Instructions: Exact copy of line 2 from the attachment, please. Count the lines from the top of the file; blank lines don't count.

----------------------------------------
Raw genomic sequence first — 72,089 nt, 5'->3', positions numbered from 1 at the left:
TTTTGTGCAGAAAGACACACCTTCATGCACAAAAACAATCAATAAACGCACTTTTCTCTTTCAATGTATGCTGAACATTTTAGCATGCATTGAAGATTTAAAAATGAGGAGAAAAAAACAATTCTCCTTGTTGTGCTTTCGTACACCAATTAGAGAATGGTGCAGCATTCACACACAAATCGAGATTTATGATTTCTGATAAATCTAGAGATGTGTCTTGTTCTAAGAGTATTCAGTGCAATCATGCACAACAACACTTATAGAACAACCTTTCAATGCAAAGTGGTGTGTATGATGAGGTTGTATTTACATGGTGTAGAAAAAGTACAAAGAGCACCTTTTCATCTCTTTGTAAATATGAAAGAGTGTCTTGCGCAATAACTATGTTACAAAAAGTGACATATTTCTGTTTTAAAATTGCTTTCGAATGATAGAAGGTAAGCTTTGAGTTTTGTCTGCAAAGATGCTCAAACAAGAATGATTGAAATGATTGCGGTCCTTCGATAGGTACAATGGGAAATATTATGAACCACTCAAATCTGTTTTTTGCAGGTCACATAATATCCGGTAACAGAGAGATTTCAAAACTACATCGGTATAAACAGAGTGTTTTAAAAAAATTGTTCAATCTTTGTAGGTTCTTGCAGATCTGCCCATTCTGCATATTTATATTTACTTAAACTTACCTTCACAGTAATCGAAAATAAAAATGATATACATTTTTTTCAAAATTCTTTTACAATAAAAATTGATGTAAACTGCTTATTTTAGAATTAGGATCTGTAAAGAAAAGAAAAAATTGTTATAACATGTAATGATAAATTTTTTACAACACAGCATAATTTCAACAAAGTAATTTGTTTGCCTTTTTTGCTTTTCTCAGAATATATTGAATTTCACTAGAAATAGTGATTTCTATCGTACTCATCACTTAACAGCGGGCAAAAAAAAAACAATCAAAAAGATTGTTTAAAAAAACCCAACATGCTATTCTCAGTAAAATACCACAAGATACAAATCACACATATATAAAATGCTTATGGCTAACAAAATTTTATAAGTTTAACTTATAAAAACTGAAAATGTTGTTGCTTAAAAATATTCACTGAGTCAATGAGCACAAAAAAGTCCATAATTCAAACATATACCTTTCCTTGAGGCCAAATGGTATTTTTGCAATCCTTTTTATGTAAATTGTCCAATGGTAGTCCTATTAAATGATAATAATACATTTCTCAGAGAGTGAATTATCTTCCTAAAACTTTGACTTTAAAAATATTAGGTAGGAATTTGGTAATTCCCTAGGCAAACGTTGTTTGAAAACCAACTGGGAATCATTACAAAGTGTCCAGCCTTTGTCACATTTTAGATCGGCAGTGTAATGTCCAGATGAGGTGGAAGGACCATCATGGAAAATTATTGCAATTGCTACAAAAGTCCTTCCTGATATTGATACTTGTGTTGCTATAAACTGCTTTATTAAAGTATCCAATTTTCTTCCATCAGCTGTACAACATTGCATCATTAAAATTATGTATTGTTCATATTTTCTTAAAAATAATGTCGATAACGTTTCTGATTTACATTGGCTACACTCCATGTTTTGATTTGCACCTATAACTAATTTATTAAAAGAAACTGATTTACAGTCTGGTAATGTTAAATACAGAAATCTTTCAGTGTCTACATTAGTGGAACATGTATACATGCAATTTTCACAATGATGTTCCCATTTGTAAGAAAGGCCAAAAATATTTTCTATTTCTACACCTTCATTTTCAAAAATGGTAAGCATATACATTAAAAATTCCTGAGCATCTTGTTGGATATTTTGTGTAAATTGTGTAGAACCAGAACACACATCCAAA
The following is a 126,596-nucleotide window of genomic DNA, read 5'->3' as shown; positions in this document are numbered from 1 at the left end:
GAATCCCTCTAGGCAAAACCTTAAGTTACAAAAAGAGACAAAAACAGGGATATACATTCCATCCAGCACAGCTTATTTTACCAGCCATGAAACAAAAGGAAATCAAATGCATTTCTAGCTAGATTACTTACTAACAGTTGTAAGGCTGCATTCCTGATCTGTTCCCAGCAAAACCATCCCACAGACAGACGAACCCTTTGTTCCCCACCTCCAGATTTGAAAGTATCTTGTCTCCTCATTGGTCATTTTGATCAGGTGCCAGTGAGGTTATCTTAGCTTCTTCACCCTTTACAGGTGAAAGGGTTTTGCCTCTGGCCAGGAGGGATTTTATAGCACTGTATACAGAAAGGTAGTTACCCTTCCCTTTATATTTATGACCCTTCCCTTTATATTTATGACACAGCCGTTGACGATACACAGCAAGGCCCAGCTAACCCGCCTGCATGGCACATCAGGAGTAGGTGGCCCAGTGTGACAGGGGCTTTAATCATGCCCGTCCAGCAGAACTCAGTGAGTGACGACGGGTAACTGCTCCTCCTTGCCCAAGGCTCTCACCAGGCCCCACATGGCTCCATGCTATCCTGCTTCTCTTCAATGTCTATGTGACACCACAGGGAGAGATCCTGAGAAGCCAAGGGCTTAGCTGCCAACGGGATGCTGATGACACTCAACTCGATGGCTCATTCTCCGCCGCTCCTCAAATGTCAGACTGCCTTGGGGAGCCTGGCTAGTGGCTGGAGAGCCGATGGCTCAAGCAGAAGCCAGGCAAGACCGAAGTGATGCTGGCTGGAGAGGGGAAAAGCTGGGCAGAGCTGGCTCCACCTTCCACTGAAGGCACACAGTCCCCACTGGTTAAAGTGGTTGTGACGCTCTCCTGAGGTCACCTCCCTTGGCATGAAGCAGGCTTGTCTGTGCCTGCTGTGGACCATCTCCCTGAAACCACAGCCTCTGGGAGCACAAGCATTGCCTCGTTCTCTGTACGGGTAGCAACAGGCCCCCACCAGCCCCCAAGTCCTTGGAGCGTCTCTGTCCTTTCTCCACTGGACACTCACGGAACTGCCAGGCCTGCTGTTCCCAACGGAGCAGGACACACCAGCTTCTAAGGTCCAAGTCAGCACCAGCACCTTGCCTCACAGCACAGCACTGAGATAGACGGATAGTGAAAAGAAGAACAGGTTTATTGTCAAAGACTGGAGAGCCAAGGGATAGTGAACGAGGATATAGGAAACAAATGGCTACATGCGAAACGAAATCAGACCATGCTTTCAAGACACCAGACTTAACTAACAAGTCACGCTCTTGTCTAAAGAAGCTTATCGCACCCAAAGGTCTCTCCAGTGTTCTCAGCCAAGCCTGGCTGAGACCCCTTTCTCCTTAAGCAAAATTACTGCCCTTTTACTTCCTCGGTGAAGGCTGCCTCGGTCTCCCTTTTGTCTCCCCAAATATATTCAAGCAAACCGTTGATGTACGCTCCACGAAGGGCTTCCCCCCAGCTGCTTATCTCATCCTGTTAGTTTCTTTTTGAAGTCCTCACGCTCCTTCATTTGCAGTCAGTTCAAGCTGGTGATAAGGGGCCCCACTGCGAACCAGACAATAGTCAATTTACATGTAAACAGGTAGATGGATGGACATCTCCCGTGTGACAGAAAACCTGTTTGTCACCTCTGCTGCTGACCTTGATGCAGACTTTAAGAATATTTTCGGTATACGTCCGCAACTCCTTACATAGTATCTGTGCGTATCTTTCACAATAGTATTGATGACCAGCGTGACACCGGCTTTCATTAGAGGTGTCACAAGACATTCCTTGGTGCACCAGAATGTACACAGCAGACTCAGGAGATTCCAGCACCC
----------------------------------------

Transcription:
TTTTGTGCAGAAAGACACACCTTCATGCACAAAAACAATCAATAAACGCACTTTTCTCTTTCAATGTATGCTGAACATTTTAGCATGCATTGAAGATTTAAAAATGAGGAGAAAAAAACAATTCTCCTTGTTGTGCTTTCGTACACCAATTAGAGAATGGTGCAGCATTCACACACAAATCGAGATTTATGATTTCTGATAAATCTAGAGATGTGTCTTGTTCTAAGAGTATTCAGTGCAATCATGCACAACAACACTTATAGAACAACCTTTCAATGCAAAGTGGTGTGTATGATGAGGTTGTATTTACATGGTGTAGAAAAAGTACAAAGAGCACCTTTTCATCTCTTTGTAAATATGAAAGAGTGTCTTGCGCAATAACTATGTTACAAAAAGTGACATATTTCTGTTTTAAAATTGCTTTCGAATGATAGAAGGTAAGCTTTGAGTTTTGTCTGCAAAGATGCTCAAACAAGAATGATTGAAATGATTGCGGTCCTTCGATAGGTACAATGGGAAATATTATGAACCACTCAAATCTGTTTTTTGCAGGTCACATAATATCCGGTAACAGAGAGATTTCAAAACTACATCGGTATAAACAGAGTGTTTTAAAAAAATTGTTCAATCTTTGTAGGTTCTTGCAGATCTGCCCATTCTGCATATTTATATTTACTTAAACTTACCTTCACAGTAATCGAAAATAAAAATGATATACATTTTTTTCAAAATTCTTTTACAATAAAAATTGATGTAAACTGCTTATTTTAGAATTAGGATCTGTAAAGAAAAGAAAAAATTGTTATAACATGTAATGATAAATTTTTTACAACACAGCATAATTTCAACAAAGTAATTTGTTTGCCTTTTTTGCTTTTCTCAGAATATATTGAATTTCACTAGAAATAGTGATTTCTATCGTACTCATCACTTAACAGCGGGCAAAAAAAAAACAATCAAAAAGATTGTTTAAAAAAACCCAACATGCTATTCTCAGTAAAATACCACAAGATACAAATCACACATATATAAAATGCTTATGGCTAACAAAATTTTATAAGTTTAACTTATAAAAACTGAAAATGTTGTTGCTTAAAAATATTCACTGAGTCAATGAGCACAAAAAAGTCCATAATTCAAACATATACCTTTCCTTGAGGCCAAATGGTATTTTTGCAATCCTTTTTATGTAAATTGTCCAATGGTAGTCCTATTAAATGATAATAATACATTTCTCAGAGAGTGAATTATCTTCCTAAAACTTTGACTTTAAAAATATTAGGTAGGAATTTGGTAATTCCCTAGGCAAACGTTGTTTGAAAACCAACTGGGAATCATTACAAAGTGTCCAGCCTTTGTCACATTTTAGATCGGCAGTGTAATGTCCAGATGAGGTGGAAGGACCATCATGGAAAATTATTGCAATTGCTACAAAAGTCCTTCCTGATATTGATACTTGTGTTGCTATAAACTGCTTTATTAAAGTATCCAATTTTCTTCCATCAGCTGTACAACATTGCATCATTAAAATTATGTATTGTTCATATTTTCTTAAAAATAATGTCGATAACGTTTCTGATTTACATTGGCTACACTCCATGTTTTGATTTGCACCTATAACTAATTTATTAAAAGAAACTGATTTACAGTCTGGTAATGTTAAATACAGAAATCTTTCAGTGTCTACATTAGTGGAACATGTATACATGCAATTTTCACAATGATGTTCCCATTTGTAAGAAAGGCCAAAAATATTTTCTATTTCTACACCTTCATTTTCAAAAATGGTAAGCATATACATTAAAAATTCCTGAGCATCTTGTTGGATATTTTGTGTAAATTGTGTAGAACCAGAACACACATCCAAA